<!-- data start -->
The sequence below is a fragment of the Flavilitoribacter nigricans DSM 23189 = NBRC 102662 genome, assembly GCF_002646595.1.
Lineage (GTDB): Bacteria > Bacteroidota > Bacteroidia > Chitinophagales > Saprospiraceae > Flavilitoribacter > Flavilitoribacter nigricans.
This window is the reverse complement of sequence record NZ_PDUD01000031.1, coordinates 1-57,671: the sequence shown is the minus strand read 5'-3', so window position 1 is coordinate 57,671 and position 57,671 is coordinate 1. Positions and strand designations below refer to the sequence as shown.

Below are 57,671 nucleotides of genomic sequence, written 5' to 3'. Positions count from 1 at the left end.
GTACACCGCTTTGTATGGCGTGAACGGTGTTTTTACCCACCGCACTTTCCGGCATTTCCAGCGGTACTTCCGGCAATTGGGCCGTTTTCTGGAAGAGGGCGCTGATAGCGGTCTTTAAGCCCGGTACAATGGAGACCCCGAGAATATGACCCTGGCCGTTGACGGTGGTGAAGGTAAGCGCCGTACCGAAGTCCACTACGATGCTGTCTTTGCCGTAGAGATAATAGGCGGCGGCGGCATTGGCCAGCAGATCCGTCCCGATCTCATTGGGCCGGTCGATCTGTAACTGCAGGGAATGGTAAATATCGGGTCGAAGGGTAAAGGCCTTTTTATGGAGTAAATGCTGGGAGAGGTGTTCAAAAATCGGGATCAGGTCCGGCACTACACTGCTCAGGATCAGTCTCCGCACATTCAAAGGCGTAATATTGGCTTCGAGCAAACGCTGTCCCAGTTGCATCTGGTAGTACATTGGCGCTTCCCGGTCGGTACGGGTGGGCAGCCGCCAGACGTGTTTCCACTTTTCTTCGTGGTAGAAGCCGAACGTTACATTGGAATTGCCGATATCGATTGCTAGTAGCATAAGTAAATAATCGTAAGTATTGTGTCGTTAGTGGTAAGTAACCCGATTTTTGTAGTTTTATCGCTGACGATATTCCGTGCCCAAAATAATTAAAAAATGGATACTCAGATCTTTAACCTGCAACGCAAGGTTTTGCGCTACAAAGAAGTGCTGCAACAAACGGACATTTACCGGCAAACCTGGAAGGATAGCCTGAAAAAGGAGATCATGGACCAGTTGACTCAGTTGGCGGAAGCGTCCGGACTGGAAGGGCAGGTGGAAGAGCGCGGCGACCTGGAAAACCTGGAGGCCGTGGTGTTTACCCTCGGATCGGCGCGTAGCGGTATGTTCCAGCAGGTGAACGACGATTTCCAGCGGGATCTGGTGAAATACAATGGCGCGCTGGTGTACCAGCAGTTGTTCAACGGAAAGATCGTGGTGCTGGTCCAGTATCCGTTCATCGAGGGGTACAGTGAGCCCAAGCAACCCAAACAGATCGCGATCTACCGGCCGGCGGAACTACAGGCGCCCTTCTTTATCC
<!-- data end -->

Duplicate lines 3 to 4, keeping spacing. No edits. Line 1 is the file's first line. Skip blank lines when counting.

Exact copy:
This window is the reverse complement of sequence record NZ_PDUD01000031.1, coordinates 1-57,671: the sequence shown is the minus strand read 5'-3', so window position 1 is coordinate 57,671 and position 57,671 is coordinate 1. Positions and strand designations below refer to the sequence as shown.

Below are 57,671 nucleotides of genomic sequence, written 5' to 3'. Positions count from 1 at the left end.